Here is a very simple sample script to read an image from a file and display it:

import cv2
import numpy as np

img = cv2.imread('my-image.png')
cv2.imshow('my image', img)
cv2.waitKey()
cv2.destroyAllWindows()

The imshow function takes two parameters: the name of the window in which we want to display the image and the image itself. We will talk about waitKey in more detail in the next section, Displaying camera frames in a window.

The aptly named destroyAllWindows function disposes of all of the windows created by OpenCV.

Displaying camera frames in a window

OpenCV allows named windows to be created, redrawn, and destroyed using the namedWindow, imshow, and destroyWindow functions. Also, any window may capture keyboard input via the waitKey function and mouse input via the setMouseCallback function. Let's look at an example where we show the frames captured from a live camera:

import cv2

clicked = False
def onMouse(event, x, y, flags, param):
global clicked
if event == cv2.EVENT_LBUTTONUP:
clicked = True

cameraCapture = cv2.VideoCapture(0)
cv2.namedWindow('MyWindow')
cv2.setMouseCallback('MyWindow', onMouse)

print('Showing camera feed. Click window or press any key to stop.')
success, frame = cameraCapture.read()
while success and cv2.waitKey(1) == -1 and not clicked:
cv2.imshow('MyWindow', frame)
success, frame = cameraCapture.read()

cv2.destroyWindow('MyWindow')
cameraCapture.release()

The argument for waitKey is a number of milliseconds to wait for keyboard input. By default, it is 0, which is a special value meaning infinity. The return value is either -1 (meaning that no key has been pressed) or an ASCII keycode, such as 27 for Esc. For a list of ASCII keycodes, refer to http://www.asciitable.com/. Also, note that Python provides a standard function, ord, which can convert a character into its ASCII keycode. For example, ord('a') returns 97.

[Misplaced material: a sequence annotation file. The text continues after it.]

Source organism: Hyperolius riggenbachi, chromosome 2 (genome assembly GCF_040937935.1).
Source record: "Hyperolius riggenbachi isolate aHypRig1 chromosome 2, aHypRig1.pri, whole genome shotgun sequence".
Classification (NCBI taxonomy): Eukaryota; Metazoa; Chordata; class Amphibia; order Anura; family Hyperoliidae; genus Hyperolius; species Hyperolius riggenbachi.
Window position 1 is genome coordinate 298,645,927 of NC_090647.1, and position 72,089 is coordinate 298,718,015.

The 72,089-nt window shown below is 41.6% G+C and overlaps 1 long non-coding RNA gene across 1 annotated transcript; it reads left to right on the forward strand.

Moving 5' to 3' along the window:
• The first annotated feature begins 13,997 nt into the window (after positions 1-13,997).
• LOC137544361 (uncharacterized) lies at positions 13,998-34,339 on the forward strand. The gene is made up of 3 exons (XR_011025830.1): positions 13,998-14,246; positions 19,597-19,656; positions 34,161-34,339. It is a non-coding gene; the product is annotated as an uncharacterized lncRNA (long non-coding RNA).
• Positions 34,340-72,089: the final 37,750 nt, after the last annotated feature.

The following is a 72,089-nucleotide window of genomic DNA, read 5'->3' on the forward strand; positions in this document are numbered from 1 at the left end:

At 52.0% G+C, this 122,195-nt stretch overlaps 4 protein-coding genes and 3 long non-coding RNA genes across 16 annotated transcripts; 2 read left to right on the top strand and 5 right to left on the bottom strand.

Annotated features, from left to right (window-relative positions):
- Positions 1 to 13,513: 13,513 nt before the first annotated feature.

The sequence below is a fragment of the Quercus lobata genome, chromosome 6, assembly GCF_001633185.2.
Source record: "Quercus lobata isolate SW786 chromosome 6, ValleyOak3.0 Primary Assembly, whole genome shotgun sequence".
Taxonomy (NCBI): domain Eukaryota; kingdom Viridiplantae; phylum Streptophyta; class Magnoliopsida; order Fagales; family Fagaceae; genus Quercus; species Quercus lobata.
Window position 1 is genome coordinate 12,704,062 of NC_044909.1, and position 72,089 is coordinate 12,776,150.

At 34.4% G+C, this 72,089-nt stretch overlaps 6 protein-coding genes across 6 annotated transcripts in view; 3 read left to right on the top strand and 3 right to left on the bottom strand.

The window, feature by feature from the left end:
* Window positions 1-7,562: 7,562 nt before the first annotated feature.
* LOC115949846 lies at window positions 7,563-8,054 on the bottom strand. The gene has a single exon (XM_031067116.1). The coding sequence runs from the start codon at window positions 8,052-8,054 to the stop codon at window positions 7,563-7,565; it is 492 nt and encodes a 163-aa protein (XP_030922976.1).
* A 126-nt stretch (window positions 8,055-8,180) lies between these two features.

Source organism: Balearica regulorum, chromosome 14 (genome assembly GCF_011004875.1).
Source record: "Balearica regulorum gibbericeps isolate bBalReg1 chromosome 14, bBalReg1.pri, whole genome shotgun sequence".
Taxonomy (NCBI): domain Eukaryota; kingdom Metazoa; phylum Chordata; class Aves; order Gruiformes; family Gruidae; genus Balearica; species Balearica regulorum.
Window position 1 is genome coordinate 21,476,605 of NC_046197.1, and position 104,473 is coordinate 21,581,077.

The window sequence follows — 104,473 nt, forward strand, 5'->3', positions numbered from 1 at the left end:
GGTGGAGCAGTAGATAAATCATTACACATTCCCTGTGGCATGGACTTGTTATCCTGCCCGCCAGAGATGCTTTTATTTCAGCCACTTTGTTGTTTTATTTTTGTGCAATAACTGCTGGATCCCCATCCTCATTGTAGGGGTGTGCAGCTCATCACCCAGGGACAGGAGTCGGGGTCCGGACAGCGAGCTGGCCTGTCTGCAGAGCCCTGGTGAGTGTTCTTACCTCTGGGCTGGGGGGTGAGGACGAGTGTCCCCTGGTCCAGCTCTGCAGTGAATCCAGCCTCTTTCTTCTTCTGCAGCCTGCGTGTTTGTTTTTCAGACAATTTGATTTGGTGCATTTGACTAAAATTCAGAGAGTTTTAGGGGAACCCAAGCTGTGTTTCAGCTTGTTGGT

Again, note that OpenCV's window functions and waitKey are interdependent. OpenCV windows are only updated when waitKey is called. Conversely, waitKey only captures input when an OpenCV window has focus.

The mouse callback passed to setMouseCallback should take five arguments, as seen in our code sample. The callback's param argument is set as an optional third argument to setMouseCallback. By default, it is 0. The callback's event argument is one of the following actions:

  • cv2.EVENT_MOUSEMOVE: This event refers to mouse movement.
  • cv2.EVENT_LBUTTONDOWN: This event refers to the left button going down when it is pressed.
  • cv2.EVENT_RBUTTONDOWN: This event refers to the right button going down when it is pressed.
  • cv2.EVENT_MBUTTONDOWN: This event refers to the middle button going down when it is pressed.
  • cv2.EVENT_LBUTTONUP: This event refers to the left button coming back up when it is released.
  • cv2.EVENT_RBUTTONUP: This event refers to the right button coming back up when it is released.
  • cv2.EVENT_MBUTTONUP: This event refers to the middle button coming back up when it is released.
  • cv2.EVENT_LBUTTONDBLCLK: This event refers to the left button being double-clicked.
  • cv2.EVENT_RBUTTONDBLCLK: This event refers to the right button being double-clicked.
  • cv2.EVENT_MBUTTONDBLCLK: This event refers to the middle button being double-clicked.

The mouse callback's flags argument may be some bitwise combination of the following events:

  • cv2.EVENT_FLAG_LBUTTON: This event refers to the left button being pressed.
  • cv2.EVENT_FLAG_RBUTTON: This event refers to the right button being pressed.
  • cv2.EVENT_FLAG_MBUTTON: This event refers to the middle button being pressed.
  • cv2.EVENT_FLAG_CTRLKEY: This event refers to the Ctrl key being pressed.
  • cv2.EVENT_FLAG_SHIFTKEY: This event refers to the Shift key being pressed.
  • cv2.EVENT_FLAG_ALTKEY: This event refers to the Alt key being pressed.

Unfortunately, OpenCV does not provide any means of manually handling window events. For example, we cannot stop our application when a window's close button is clicked. Due to OpenCV's limited event handling and GUI capabilities, many developers prefer to integrate it with other application frameworks. Later in this chapter, in the Cameo – an object-oriented design section, we will design an abstraction layer to help to integrate OpenCV with any application framework.